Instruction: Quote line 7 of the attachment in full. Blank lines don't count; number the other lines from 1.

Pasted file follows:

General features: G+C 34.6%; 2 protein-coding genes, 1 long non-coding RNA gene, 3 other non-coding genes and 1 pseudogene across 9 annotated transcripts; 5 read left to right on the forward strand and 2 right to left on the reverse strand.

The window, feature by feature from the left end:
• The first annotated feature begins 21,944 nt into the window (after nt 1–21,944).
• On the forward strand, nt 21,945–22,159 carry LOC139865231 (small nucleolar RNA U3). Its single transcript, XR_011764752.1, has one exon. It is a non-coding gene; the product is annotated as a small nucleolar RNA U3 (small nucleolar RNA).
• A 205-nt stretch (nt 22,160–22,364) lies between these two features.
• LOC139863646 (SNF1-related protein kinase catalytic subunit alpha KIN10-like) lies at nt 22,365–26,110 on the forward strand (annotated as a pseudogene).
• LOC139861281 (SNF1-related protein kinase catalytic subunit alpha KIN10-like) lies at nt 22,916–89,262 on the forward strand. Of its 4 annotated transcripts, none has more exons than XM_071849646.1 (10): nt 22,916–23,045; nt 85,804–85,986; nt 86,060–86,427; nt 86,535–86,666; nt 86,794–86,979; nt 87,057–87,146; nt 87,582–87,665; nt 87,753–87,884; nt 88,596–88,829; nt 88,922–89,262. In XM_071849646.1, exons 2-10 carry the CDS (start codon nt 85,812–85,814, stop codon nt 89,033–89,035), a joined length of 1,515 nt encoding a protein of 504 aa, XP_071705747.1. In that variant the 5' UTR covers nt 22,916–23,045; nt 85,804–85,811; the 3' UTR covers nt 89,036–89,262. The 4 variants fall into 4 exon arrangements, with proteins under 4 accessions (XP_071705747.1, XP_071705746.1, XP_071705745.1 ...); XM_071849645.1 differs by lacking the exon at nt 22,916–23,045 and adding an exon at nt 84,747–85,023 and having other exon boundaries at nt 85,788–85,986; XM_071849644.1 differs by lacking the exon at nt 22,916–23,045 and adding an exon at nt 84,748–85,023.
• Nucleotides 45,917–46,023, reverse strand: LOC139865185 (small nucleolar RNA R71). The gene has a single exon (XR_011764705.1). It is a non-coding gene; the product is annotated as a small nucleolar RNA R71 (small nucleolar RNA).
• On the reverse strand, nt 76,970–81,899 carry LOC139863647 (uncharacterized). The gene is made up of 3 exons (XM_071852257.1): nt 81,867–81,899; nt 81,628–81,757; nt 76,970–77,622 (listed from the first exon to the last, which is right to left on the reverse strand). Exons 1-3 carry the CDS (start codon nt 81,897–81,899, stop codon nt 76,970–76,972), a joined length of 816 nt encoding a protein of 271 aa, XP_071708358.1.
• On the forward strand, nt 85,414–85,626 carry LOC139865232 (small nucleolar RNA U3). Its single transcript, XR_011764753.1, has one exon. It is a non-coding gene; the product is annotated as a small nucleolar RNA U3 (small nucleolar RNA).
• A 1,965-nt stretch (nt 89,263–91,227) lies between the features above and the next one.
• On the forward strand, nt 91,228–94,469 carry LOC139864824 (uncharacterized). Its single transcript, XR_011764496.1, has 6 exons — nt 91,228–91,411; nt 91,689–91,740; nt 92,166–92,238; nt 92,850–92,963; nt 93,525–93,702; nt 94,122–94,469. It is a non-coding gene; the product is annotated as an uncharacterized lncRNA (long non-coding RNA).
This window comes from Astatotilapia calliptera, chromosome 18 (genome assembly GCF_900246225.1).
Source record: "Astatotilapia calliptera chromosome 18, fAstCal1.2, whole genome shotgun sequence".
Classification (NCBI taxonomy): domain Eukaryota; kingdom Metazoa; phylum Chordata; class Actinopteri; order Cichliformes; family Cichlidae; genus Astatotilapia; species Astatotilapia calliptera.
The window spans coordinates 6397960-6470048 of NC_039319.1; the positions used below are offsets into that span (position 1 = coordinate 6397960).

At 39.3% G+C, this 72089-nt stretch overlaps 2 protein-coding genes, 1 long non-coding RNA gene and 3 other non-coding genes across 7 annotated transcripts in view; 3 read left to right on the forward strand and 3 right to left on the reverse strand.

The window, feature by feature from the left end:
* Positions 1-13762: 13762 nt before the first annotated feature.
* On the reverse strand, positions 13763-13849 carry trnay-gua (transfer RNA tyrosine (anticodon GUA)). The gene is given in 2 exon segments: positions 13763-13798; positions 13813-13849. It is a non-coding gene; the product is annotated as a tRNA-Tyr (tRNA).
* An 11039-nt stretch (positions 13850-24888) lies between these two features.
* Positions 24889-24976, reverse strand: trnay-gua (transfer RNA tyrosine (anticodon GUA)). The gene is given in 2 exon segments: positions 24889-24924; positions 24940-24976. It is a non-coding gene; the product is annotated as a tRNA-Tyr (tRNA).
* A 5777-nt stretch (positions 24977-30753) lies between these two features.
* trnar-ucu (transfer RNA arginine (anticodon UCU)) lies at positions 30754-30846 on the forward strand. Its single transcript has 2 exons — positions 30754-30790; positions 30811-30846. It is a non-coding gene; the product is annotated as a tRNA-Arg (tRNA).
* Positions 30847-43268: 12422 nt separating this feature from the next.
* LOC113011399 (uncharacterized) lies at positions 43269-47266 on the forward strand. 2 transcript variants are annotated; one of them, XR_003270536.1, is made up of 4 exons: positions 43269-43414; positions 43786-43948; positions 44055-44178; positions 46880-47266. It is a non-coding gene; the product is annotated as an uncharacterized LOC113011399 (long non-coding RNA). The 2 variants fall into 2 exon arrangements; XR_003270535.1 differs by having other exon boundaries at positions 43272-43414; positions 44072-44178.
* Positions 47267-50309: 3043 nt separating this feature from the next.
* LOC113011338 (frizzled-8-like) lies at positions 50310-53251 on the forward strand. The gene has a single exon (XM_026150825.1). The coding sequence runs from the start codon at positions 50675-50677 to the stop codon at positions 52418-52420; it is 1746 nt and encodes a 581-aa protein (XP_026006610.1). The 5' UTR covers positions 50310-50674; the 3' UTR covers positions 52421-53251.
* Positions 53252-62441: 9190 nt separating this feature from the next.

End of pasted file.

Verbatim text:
• LOC139861281 (SNF1-related protein kinase catalytic subunit alpha KIN10-like) lies at nt 22,916–89,262 on the forward strand. Of its 4 annotated transcripts, none has more exons than XM_071849646.1 (10): nt 22,916–23,045; nt 85,804–85,986; nt 86,060–86,427; nt 86,535–86,666; nt 86,794–86,979; nt 87,057–87,146; nt 87,582–87,665; nt 87,753–87,884; nt 88,596–88,829; nt 88,922–89,262. In XM_071849646.1, exons 2-10 carry the CDS (start codon nt 85,812–85,814, stop codon nt 89,033–89,035), a joined length of 1,515 nt encoding a protein of 504 aa, XP_071705747.1. In that variant the 5' UTR covers nt 22,916–23,045; nt 85,804–85,811; the 3' UTR covers nt 89,036–89,262. The 4 variants fall into 4 exon arrangements, with proteins under 4 accessions (XP_071705747.1, XP_071705746.1, XP_071705745.1 ...); XM_071849645.1 differs by lacking the exon at nt 22,916–23,045 and adding an exon at nt 84,747–85,023 and having other exon boundaries at nt 85,788–85,986; XM_071849644.1 differs by lacking the exon at nt 22,916–23,045 and adding an exon at nt 84,748–85,023.